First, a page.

This package of serious tax-the-rich proposals will have no easy road through Congress.
If you worry about inequality, if you want an end to grand — and dangerous — concentrations of income and wealth, pinch yourself. We have entered a new political moment.
Egalitarians have suddenly seized the policy momentum. They have forced onto the nation’s political center stage initiatives for shearing the ultra rich down to democratic size that no major elected leader in America would have dared propose only a year ago. Maybe even a few months ago.
This stunning shift began early in January when Rep. Alexandria Olivia-Cortez from New York proposed a new 70 percent tax rate on income over $10 million.
Senator Elizabeth Warren from Massachusetts, in quick order, then put on the table a “wealth tax” on the grand fortunes of America’s richest 75,000 households. Warren, an announced prime-time candidate for the 2020 Democratic Party presidential nomination, called for a 2 percent federal levy on personal assets over $50 million and a 3 percent wealth tax rate on fortune over $1 billion.
This week, just before month’s end, still another stunning proposal: Senator Bernie Sanders from Vermont, another likely — and leading — 2020 presidential candidate, urged a 77 percent tax on the value of estates left behind at death over $1 billion.
These three new proposals, each one far bolder than the conventional political wisdom has deemed acceptable over recent decades, did attract some assorted jeers and ridicule. But, more significantly, the three proposals drew widespread public — and even pundit — support.
How much support?
“Something’s shifting,” the Washington Post analyst Jeff Stein tweeted on January’s last day. “Dem pollster tells me the public is much more supportive of taxing the ultra-rich than even 1 year ago.”
Would-be presidents are clearly taking notice. Any White House hopefuls who want to have a serious shot at the Democratic Party’s 2020 nomination, observers now believe, will have to advance their own gameplan for taking on America’s super rich.
Future historians may record, in other words, that the political discourse over America’s grand private fortunes suddenly and fundamentally changed in January 2019.
This sort of thing doesn’t happen every day. In fact, this sort of thing hasn’t really happened since 1932, a Great Depression year that saw Herbert Hoover still sitting in the White House. We don’t have to stretch much to relate to that America. Then as now, the United States had an economy that wasn’t working for working people — and a political leadership class that largely genuflected before men of means.
In that troubled 1932 America, the nation’s most prominent political leaders avoided at every turn any move that could jeopardize “business confidence.” The American people simply had to have patience, these leaders preached, and faith in their betters. We could certainly not in any way afford, they maintained, to “penalize the successful.”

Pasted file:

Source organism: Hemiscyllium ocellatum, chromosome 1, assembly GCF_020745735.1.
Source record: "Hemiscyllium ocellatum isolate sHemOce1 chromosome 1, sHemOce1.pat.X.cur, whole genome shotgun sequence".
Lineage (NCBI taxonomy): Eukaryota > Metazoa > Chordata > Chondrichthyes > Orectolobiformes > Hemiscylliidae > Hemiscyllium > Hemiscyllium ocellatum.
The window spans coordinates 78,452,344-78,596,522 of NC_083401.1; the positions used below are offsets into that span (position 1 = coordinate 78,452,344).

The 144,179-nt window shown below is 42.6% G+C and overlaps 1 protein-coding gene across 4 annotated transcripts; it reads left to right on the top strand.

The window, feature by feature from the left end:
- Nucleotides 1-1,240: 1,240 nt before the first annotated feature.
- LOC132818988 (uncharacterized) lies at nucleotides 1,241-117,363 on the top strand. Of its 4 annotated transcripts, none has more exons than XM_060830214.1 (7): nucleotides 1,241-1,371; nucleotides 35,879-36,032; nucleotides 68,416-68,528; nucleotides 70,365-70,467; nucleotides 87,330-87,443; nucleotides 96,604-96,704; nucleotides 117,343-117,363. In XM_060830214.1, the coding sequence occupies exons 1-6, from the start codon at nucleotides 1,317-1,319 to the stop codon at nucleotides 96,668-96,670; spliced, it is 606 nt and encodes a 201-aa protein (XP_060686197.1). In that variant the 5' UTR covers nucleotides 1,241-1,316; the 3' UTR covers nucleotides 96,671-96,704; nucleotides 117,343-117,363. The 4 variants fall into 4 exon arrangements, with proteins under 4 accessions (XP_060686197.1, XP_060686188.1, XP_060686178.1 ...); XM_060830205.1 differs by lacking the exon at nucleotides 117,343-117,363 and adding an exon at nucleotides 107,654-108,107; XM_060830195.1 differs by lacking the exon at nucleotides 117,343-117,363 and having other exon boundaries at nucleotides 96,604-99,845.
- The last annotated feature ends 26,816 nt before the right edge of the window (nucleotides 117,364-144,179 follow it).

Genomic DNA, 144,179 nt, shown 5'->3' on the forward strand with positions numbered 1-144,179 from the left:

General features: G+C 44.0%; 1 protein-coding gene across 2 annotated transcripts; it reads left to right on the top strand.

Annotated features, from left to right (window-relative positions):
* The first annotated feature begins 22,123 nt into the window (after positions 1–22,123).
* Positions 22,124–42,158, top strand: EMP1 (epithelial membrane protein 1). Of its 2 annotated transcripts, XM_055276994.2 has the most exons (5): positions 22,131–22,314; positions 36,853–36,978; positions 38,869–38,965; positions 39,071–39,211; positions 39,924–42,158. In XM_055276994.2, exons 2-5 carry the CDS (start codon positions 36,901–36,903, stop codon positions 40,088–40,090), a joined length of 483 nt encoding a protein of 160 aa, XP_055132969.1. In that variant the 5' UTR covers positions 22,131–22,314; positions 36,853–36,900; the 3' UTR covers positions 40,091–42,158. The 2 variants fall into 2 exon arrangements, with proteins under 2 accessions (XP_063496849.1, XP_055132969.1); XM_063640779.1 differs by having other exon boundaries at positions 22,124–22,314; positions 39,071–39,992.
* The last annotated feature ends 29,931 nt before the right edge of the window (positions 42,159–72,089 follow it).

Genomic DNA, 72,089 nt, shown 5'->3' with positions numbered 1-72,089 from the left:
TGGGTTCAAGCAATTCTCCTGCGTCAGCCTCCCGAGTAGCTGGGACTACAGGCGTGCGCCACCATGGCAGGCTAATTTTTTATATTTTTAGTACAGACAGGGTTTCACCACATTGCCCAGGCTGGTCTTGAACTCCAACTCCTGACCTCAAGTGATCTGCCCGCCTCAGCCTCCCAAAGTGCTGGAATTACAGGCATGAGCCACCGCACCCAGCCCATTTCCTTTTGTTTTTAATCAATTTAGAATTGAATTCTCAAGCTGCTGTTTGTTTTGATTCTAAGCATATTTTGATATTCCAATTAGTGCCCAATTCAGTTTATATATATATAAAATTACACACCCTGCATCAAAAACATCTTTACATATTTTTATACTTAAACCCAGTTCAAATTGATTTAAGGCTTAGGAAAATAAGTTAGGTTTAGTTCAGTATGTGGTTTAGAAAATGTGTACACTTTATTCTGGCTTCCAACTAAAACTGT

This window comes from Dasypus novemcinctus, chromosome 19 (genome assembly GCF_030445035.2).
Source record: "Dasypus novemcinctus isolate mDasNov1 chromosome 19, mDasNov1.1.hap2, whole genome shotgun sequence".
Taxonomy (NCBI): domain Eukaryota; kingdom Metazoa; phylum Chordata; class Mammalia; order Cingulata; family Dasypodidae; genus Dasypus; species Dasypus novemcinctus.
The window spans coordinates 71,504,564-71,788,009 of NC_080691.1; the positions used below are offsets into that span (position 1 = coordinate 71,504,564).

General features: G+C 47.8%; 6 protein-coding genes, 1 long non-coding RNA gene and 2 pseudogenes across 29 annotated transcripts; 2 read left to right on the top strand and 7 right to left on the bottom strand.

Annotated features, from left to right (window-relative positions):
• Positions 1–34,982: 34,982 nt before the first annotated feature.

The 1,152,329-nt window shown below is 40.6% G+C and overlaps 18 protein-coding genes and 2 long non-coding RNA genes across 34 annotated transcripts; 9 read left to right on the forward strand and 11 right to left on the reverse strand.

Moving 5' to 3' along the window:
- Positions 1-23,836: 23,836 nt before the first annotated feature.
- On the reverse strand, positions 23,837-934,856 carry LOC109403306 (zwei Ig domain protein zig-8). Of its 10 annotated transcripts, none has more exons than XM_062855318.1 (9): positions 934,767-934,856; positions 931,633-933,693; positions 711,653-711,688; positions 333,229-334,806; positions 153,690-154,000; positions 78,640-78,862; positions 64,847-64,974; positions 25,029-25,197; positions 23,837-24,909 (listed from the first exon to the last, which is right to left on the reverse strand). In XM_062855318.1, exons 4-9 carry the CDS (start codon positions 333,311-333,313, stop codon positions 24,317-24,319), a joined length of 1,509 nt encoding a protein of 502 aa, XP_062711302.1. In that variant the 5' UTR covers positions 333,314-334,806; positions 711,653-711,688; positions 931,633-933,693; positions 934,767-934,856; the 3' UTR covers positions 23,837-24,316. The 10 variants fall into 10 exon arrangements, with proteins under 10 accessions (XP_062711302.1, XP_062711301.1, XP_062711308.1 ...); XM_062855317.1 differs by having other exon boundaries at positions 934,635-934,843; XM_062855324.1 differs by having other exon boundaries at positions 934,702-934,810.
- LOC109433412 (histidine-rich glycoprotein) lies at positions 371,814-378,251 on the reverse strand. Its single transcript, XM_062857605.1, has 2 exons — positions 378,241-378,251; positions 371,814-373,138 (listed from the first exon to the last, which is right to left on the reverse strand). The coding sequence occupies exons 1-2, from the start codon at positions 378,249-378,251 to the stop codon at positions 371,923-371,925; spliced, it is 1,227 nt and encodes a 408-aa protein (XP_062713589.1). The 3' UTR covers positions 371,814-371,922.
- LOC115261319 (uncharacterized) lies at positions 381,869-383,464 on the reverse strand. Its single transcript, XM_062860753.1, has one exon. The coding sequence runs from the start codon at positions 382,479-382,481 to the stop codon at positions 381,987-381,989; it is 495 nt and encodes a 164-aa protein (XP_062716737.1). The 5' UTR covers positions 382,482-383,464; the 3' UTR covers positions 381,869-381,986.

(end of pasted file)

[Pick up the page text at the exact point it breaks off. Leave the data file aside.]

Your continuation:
Progressives at the time — fiery figures like the radical Republican New York congressman Fiorello La Guardia — chafed at the rich people-friendly political environment these attitudes nurtured.
“This tendency has resulted in the concentration of great wealth under the control of a few families in this country,” groused La Guardia in 1931, “with the large masses of workers entirely at their mercy for their very existence.”
La Guardia and his fellow progressives had not much hope that any of this would change any time soon. Democratic and Republican leaders alike, after all, seemed equally committed to keeping those “few families” in control, no matter how brutal the nation’s economic crisis might become.
But what happened next should give progressives today considerable hope for our own future. La Guardia and his political soulmates would soon witness a stunning turnaround in the public mood — and the national political discourse — that would essentially topple America’s original plutocracy and create a much more vibrant and equal nation.
The spark for all this? By late 1931, the fiscal brutality of the nation’s economic crisis had become too blatant to ignore. The federal government was collecting far too little revenue for a Depression-ravaged society to function and desperately needed, White House and congressional leaders both understood, to raise more revenue. But the new revenue the government so needed, top Capitol Hill Democrats and Republicans also agreed, must not come from the rich.
Responsible people all recognized, as Democratic Senate floor leader Joseph Robinson from Arkansas would pronounce in November 1931, that the government could only tax the rich so high “without discouraging investment and production.”
Another leading Democrat, Charles Crisp of Georgia, would pound home the same theme. The nation could never meet its fiscal emergency by “soaking the rich,” Crisp informed his congressional colleagues. Average Americans will have to “gird” themselves for “tremendous sacrifices.” A national sales tax, or some other tax that demanded “stamina” and “backbone” from all Americans, was going to have to be levied.